As coronavirus travel restrictions ease across many parts of the world and countries report cases of less-severe illness, international trips are top of mind for U.S. travelers, many of whom have started to book overseas journeys for the spring and summer.
But the requirement for air travelers — vaccinated or not — to present a negative coronavirus test for entry into the United States has many people concerned about the prospect of testing positive and finding themselves stuck in a foreign country, unable to return home.
Deborah Haines, 47, a chiropractor from Seattle, was forced to extend her vacation in the Netherlands by 22 days last month because she kept testing positive even after her coronavirus symptoms had subsided. The stress of determining the appropriate documentation for reentry, and having to cancel work appointments back home, made her feel sicker than the coronavirus, she said.
“When I thought about the possibility of getting stuck with COVID in Amsterdam, I thought it would mean a few extra days and then I could get a negative test and go home,” she said. “Boy, was that a miscalculation. I kept testing positive, and it was so hard to get any clear guidance for what I should do.”
For months, the travel industry has been lobbying Washington to drop pandemic measures like mask mandates and testing requirements for travelers. A federal judge in Florida struck down the mask mandate on public transportation in April, allowing airlines and other transit authorities to set their own mask policies. The Biden administration has appealed. But it has not commented recently on the status of pre-departure testing, with the White House coronavirus response coordinator, Jeff Zients, announcing on April 5 that there were “no plans to change international travel requirements at this point.”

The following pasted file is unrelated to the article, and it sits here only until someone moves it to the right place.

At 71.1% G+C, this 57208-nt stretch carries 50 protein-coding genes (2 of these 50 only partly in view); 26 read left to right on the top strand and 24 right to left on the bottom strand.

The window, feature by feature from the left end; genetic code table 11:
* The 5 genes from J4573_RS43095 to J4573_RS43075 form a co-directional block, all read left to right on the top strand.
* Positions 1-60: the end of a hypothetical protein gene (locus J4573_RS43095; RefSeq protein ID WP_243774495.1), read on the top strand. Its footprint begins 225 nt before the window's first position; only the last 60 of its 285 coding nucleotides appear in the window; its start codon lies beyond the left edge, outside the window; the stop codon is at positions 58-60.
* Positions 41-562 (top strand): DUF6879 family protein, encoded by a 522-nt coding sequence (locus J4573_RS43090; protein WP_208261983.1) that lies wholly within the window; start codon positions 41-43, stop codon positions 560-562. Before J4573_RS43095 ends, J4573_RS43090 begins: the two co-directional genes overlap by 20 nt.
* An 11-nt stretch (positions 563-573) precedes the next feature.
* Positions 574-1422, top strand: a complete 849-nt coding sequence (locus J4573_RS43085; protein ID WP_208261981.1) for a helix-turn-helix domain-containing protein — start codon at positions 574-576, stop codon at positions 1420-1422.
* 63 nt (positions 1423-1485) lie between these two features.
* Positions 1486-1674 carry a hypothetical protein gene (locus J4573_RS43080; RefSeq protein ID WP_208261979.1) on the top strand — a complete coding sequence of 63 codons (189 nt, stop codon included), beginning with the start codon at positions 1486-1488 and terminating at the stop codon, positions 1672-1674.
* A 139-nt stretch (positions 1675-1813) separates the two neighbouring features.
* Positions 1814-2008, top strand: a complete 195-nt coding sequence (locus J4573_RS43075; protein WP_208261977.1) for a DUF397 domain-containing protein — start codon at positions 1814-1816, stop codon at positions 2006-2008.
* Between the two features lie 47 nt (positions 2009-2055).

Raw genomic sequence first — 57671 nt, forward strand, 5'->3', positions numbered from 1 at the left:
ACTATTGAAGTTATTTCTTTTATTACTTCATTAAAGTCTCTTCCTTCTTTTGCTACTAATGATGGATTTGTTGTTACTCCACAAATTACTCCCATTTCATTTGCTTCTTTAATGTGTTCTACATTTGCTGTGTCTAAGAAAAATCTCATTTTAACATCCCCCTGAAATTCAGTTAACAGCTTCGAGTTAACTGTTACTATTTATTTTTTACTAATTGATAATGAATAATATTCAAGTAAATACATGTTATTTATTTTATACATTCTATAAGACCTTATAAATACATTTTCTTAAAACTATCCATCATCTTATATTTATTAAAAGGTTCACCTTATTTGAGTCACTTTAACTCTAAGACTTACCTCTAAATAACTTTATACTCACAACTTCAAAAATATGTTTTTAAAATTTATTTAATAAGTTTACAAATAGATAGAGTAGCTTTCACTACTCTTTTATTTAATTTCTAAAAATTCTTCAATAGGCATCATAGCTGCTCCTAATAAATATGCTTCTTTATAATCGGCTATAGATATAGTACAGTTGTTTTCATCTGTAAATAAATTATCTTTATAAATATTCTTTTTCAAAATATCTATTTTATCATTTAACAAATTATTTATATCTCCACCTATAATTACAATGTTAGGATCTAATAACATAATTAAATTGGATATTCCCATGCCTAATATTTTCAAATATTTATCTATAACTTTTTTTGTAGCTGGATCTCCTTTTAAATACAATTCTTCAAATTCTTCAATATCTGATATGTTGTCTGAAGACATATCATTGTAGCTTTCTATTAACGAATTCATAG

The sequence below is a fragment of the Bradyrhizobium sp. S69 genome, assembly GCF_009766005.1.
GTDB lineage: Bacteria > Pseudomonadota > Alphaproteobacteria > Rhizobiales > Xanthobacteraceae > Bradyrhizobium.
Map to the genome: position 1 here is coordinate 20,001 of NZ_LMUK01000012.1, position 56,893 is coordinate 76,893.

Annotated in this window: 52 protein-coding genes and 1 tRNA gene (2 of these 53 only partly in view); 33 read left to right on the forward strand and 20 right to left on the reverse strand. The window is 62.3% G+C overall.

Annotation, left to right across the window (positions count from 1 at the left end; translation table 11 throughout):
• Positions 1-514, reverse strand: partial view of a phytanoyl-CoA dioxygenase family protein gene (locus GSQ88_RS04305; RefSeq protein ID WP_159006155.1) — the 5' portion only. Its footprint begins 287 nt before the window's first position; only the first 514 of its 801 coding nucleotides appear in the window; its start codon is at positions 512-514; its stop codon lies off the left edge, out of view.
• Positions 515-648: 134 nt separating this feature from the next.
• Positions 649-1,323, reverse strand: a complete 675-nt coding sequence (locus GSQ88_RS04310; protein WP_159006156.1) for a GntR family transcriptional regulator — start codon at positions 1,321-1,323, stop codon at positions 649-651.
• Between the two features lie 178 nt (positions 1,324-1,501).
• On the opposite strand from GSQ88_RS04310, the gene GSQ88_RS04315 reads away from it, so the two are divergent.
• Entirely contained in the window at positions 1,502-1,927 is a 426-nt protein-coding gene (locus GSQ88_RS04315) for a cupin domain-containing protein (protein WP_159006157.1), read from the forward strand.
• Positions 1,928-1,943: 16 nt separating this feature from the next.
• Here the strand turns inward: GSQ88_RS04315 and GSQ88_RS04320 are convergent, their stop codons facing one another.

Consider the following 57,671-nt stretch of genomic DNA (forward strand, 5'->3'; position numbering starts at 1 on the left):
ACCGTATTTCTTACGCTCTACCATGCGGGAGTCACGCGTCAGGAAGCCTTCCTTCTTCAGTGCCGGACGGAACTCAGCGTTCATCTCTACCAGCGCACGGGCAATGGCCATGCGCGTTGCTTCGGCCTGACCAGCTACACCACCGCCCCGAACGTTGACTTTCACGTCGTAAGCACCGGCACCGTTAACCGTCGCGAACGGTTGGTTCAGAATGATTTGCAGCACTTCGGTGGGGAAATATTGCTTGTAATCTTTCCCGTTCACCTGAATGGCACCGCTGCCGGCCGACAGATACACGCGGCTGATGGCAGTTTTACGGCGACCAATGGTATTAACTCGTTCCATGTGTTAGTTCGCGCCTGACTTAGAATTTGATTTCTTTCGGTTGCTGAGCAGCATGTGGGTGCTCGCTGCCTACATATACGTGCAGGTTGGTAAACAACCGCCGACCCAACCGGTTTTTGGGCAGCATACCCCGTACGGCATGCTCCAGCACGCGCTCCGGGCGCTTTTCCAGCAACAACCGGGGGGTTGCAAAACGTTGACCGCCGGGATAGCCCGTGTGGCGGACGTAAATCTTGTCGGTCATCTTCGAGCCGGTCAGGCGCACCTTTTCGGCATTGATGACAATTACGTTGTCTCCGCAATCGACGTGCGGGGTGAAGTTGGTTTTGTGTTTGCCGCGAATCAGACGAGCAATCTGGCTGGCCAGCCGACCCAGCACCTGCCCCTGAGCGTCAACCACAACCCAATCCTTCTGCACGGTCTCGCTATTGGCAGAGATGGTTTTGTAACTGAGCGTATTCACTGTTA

Uncertainty over the travel rules is making it difficult for travelers to book international trips with confidence. Here’s how to navigate some of the challenges you might face if you test positive abroad.
— Time to head home. Remind me of the test requirements.
To enter the United States, all air passengers ages 2 and older must have a negative coronavirus test taken within one day of departure, regardless of their vaccination status.
The accepted PCR and viral tests are available at many hotels, airports, health clinics and local pharmacies overseas. Certain antigen or nucleic acid amplification self-tests such as BinaxNOW and Ellume that have been approved for emergency use by the Food and Drug Administration are also accepted. These require you to connect to a telehealth service by video, so that you can be supervised by a medical practitioner while you take the test; make sure you have a good internet connection.
There are no testing requirements for travelers entering the United States through land or ferry ports of entry.
— I tested positive! Do I need to self-isolate or quarantine?
If you test positive, the Centers for Disease Control and Prevention recommends that you isolate and delay travel for 10 days, regardless of symptoms or a negative test taken within the isolation period. The country where you are staying may have its own rules for quarantine and isolation. The rules differ from country to country, and isolation periods may be longer than the 10 days recommended by the CDC. Across Europe, many countries follow guidance from the European Center for Disease Prevention and Control, which recommends that fully vaccinated people should self-isolate after testing positive. If their symptoms improve and they feel better for at least 24 hours and they test negative for the virus twice within a 24-hour period, they can stop isolating. Or, if after six days they test negative once, they can stop isolating. Unvaccinated people are advised to self-isolate for 10 days, but they can leave isolation if they meet the same requirements for negative tests.